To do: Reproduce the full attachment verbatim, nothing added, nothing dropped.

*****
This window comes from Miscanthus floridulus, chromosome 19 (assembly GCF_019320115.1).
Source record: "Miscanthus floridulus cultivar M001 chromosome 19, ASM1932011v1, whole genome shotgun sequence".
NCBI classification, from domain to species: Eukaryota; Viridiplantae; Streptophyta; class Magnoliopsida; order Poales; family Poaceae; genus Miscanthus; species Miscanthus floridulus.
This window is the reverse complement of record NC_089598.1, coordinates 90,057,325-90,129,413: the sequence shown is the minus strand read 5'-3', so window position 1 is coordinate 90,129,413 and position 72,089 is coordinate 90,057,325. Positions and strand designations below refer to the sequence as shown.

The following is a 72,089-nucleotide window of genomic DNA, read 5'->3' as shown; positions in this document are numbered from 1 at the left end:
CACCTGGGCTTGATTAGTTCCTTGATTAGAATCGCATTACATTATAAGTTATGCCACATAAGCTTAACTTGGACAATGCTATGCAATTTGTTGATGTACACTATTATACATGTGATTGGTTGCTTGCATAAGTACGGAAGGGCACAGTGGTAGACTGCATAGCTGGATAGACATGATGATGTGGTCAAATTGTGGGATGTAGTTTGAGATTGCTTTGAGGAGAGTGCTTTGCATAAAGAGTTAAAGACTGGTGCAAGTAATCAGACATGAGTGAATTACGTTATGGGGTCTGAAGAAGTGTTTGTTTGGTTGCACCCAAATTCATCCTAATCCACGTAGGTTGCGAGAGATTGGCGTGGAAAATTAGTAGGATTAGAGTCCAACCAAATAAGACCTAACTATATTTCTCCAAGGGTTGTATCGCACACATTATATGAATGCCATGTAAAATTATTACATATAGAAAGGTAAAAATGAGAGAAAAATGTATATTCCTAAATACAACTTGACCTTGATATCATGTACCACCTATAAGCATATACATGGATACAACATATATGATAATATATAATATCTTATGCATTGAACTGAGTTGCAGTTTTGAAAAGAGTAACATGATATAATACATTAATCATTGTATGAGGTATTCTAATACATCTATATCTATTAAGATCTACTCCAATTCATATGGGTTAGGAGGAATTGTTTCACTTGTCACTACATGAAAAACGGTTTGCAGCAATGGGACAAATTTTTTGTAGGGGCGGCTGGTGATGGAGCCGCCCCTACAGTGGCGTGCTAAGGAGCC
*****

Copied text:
This window comes from Miscanthus floridulus, chromosome 19 (assembly GCF_019320115.1).
Source record: "Miscanthus floridulus cultivar M001 chromosome 19, ASM1932011v1, whole genome shotgun sequence".
NCBI classification, from domain to species: Eukaryota; Viridiplantae; Streptophyta; class Magnoliopsida; order Poales; family Poaceae; genus Miscanthus; species Miscanthus floridulus.
This window is the reverse complement of record NC_089598.1, coordinates 90,057,325-90,129,413: the sequence shown is the minus strand read 5'-3', so window position 1 is coordinate 90,129,413 and position 72,089 is coordinate 90,057,325. Positions and strand designations below refer to the sequence as shown.

The following is a 72,089-nucleotide window of genomic DNA, read 5'->3' as shown; positions in this document are numbered from 1 at the left end:
CACCTGGGCTTGATTAGTTCCTTGATTAGAATCGCATTACATTATAAGTTATGCCACATAAGCTTAACTTGGACAATGCTATGCAATTTGTTGATGTACACTATTATACATGTGATTGGTTGCTTGCATAAGTACGGAAGGGCACAGTGGTAGACTGCATAGCTGGATAGACATGATGATGTGGTCAAATTGTGGGATGTAGTTTGAGATTGCTTTGAGGAGAGTGCTTTGCATAAAGAGTTAAAGACTGGTGCAAGTAATCAGACATGAGTGAATTACGTTATGGGGTCTGAAGAAGTGTTTGTTTGGTTGCACCCAAATTCATCCTAATCCACGTAGGTTGCGAGAGATTGGCGTGGAAAATTAGTAGGATTAGAGTCCAACCAAATAAGACCTAACTATATTTCTCCAAGGGTTGTATCGCACACATTATATGAATGCCATGTAAAATTATTACATATAGAAAGGTAAAAATGAGAGAAAAATGTATATTCCTAAATACAACTTGACCTTGATATCATGTACCACCTATAAGCATATACATGGATACAACATATATGATAATATATAATATCTTATGCATTGAACTGAGTTGCAGTTTTGAAAAGAGTAACATGATATAATACATTAATCATTGTATGAGGTATTCTAATACATCTATATCTATTAAGATCTACTCCAATTCATATGGGTTAGGAGGAATTGTTTCACTTGTCACTACATGAAAAACGGTTTGCAGCAATGGGACAAATTTTTTGTAGGGGCGGCTGGTGATGGAGCCGCCCCTACAGTGGCGTGCTAAGGAGCC